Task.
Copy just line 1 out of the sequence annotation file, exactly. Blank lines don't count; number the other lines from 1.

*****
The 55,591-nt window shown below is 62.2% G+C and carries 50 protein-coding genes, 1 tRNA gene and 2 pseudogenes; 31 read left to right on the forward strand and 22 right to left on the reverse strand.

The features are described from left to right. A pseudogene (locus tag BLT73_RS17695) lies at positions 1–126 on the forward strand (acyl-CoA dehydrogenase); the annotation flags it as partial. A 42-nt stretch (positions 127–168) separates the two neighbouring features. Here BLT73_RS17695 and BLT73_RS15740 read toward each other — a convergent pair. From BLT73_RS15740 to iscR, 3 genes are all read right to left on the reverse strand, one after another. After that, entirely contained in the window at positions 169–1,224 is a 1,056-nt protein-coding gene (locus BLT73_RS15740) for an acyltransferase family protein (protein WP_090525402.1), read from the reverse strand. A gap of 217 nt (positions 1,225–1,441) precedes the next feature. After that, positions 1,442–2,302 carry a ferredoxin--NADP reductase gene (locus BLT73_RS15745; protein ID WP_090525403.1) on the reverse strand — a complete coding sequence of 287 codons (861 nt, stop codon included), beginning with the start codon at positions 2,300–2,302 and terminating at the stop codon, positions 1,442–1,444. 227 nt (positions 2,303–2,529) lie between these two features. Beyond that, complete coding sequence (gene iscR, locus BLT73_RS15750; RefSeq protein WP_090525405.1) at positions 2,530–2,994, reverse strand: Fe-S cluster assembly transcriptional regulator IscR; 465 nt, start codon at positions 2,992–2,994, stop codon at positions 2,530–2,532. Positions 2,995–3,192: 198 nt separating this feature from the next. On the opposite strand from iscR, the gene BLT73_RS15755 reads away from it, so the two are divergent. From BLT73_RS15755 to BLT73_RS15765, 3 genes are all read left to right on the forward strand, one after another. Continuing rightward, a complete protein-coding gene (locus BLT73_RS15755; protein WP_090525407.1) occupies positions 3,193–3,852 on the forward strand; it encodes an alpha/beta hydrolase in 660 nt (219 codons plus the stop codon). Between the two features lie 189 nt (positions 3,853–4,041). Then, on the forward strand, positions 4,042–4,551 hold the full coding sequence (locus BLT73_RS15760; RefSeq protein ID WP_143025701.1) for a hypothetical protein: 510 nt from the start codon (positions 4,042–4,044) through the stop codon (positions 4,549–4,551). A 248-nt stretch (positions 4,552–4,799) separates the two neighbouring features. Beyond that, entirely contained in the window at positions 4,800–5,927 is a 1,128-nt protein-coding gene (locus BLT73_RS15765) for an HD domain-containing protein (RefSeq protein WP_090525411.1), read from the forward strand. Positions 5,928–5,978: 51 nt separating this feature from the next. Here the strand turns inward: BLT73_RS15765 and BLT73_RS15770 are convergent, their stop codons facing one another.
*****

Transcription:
The 55,591-nt window shown below is 62.2% G+C and carries 50 protein-coding genes, 1 tRNA gene and 2 pseudogenes; 31 read left to right on the forward strand and 22 right to left on the reverse strand.